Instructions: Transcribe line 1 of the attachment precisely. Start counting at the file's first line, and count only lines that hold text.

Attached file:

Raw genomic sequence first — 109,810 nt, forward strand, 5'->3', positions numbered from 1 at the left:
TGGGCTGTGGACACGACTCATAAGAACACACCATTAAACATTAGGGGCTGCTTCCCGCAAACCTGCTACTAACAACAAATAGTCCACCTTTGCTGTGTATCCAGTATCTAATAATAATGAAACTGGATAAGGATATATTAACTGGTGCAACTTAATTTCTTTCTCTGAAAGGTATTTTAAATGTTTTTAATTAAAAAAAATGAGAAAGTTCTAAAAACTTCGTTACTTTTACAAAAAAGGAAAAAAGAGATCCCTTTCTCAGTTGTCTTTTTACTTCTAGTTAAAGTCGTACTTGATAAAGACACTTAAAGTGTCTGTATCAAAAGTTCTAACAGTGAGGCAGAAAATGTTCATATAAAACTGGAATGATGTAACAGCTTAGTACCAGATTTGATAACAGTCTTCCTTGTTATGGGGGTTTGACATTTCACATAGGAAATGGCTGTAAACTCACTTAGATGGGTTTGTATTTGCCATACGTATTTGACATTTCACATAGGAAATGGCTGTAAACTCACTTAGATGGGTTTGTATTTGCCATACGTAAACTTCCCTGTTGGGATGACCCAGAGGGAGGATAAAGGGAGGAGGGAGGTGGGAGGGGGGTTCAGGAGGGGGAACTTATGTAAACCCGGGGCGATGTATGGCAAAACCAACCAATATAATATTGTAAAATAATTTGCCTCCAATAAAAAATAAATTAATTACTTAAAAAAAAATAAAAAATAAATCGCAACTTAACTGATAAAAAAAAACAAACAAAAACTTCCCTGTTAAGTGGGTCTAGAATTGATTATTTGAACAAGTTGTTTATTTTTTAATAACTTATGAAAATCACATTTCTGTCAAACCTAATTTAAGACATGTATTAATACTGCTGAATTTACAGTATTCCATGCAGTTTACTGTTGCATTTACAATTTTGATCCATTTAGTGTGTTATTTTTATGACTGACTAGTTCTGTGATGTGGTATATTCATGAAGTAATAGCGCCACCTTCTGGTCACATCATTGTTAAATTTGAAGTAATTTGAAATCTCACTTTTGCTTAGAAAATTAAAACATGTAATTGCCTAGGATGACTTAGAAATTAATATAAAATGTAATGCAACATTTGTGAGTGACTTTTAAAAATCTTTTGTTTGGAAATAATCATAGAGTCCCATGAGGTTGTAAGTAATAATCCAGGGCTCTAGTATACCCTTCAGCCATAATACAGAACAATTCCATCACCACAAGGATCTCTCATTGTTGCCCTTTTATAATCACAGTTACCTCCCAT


Raw genomic sequence first — 109,810 nt, forward strand, 5'->3', positions numbered from 1 at the left: